Style: Raw and rare African-American gospel from across six decades
Top tracks: "How Long," "Wasn't That a Mystery," "Spirit of the Lord"
If, as Martin Luther King Jr. stated, 11 o'clock on Sunday mornings is the most segregated hour in America, then it's likely that much of the church is unfamiliar with gospel music as it's heard in predominantly black congregations. Fire in My Bones: Raw, Rare and Other-Worldly African-American Gospel, a 3-cd set covering more than half a century of songs, should rectify that deficiency.
This compilation, featuring 80 artists and almost four hours of music, spans six decades, a continent, and a panoply of styles and settings ranging from solo itinerant street musicians to small R & B worship combos to the packed sanctuaries of Pentecostal churches. Many of the songs were recorded for tiny regional labels in the Deep South during the 1950s and 1960s, and the thrill of discovering unheralded but wondrous music is one of the great pleasures of this set. Many more were recorded in living rooms and church sanctuaries, and were never intended as entertainment. Those are the tracks that set this collection apart from others. This is worship music recorded as it happened, unscripted and spontaneous, and it crackles with raw energy and fervent soul. Fueled by Holy Ghost power? You decide.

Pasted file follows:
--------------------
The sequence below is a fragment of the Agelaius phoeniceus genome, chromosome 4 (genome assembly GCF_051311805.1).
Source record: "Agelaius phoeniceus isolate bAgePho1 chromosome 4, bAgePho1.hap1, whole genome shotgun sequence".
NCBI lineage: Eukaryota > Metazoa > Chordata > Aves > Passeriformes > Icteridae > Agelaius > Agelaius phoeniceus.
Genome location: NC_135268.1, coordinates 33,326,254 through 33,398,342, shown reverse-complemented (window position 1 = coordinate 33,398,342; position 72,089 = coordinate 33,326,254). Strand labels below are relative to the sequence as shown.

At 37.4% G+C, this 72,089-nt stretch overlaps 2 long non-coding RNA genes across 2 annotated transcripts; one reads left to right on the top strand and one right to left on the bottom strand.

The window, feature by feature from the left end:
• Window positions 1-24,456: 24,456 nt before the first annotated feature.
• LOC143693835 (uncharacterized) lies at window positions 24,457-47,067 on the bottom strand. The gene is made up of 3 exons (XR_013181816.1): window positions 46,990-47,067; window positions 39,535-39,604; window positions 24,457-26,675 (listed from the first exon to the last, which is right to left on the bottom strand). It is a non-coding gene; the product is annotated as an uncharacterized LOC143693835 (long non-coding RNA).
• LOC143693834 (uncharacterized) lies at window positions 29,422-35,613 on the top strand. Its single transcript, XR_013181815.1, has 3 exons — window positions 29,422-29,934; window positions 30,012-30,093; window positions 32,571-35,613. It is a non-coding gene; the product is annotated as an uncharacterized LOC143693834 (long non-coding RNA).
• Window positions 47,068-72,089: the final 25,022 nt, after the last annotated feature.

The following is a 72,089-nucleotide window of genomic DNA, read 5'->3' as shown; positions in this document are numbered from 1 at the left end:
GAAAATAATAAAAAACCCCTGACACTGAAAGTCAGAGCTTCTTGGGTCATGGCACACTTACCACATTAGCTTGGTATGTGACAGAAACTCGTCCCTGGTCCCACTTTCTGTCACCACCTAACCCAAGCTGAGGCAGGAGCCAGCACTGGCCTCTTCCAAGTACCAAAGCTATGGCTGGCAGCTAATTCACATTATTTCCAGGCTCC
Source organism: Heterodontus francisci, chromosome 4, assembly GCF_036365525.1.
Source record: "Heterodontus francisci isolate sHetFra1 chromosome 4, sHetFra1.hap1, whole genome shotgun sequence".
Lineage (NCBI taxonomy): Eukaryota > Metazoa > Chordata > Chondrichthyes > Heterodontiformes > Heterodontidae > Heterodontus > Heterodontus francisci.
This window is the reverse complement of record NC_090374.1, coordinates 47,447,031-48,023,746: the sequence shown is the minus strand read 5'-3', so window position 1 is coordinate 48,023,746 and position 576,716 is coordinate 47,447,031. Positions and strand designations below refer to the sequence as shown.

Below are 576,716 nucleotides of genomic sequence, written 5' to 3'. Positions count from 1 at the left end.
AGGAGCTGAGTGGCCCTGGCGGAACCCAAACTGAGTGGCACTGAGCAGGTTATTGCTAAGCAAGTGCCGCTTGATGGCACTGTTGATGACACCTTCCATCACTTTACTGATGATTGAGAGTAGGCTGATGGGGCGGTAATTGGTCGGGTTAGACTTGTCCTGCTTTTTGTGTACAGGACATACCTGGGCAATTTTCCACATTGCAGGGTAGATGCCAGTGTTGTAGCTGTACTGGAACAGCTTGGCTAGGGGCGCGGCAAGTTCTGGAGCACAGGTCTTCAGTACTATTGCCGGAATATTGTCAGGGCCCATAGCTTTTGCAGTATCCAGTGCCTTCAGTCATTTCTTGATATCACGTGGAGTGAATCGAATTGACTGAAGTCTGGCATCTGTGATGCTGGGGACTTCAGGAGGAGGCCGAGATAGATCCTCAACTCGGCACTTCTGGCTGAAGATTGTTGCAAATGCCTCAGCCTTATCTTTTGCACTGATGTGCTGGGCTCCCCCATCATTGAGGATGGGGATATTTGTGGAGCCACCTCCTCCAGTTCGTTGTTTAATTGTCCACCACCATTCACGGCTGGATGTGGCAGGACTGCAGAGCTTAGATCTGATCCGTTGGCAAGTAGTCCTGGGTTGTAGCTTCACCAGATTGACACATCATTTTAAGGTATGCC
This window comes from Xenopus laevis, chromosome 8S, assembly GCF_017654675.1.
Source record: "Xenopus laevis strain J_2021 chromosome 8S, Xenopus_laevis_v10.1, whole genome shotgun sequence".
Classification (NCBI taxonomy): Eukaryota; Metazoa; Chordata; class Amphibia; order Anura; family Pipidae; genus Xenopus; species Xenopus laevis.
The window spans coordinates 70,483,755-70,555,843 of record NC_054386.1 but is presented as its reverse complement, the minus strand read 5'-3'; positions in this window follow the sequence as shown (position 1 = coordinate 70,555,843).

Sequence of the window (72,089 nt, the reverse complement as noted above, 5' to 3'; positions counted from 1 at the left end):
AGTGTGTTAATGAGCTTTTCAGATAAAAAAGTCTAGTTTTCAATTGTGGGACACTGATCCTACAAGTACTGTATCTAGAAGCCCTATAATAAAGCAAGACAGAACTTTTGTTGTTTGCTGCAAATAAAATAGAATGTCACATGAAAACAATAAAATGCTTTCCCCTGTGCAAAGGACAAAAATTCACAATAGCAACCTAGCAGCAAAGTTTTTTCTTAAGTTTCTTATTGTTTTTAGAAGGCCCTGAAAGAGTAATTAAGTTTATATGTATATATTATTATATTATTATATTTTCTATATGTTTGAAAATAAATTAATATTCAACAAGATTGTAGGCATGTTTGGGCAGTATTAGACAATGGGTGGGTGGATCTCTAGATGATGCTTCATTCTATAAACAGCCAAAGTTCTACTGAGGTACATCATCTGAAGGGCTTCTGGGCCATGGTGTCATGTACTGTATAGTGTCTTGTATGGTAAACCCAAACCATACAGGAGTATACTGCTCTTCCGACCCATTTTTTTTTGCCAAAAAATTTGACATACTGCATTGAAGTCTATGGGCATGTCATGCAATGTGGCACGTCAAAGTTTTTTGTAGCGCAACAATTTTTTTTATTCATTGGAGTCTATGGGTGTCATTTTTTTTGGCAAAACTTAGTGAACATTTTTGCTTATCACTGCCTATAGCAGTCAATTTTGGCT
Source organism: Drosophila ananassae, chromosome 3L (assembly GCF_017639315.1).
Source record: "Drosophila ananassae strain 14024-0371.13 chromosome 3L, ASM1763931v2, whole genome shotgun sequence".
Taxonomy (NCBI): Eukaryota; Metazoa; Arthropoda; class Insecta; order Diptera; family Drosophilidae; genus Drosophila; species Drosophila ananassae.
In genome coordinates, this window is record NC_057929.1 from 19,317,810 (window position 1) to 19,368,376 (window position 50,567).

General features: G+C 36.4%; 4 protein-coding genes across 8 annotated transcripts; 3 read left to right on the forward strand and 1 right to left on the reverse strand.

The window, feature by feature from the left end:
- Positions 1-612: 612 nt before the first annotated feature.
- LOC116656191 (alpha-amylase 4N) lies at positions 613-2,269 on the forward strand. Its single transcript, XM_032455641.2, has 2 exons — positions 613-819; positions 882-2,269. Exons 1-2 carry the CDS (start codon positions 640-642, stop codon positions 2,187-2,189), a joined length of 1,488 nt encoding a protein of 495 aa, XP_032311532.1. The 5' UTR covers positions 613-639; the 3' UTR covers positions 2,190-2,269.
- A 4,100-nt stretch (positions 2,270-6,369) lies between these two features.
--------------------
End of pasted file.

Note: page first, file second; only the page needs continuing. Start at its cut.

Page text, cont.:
It is fitting that the word raw is emphasized in this set's title. Those accustomed to the slick, urbane sounds of ccm gospel may be taken aback by the untamed roar of the music. The electric guitars are distorted, the singers moan and shriek, and there is nothing, absolutely nothing, that suggests a service conducted decently and in order. High liturgists beware. Elder Charles D. Beck, who delivers a hellfire and ...1
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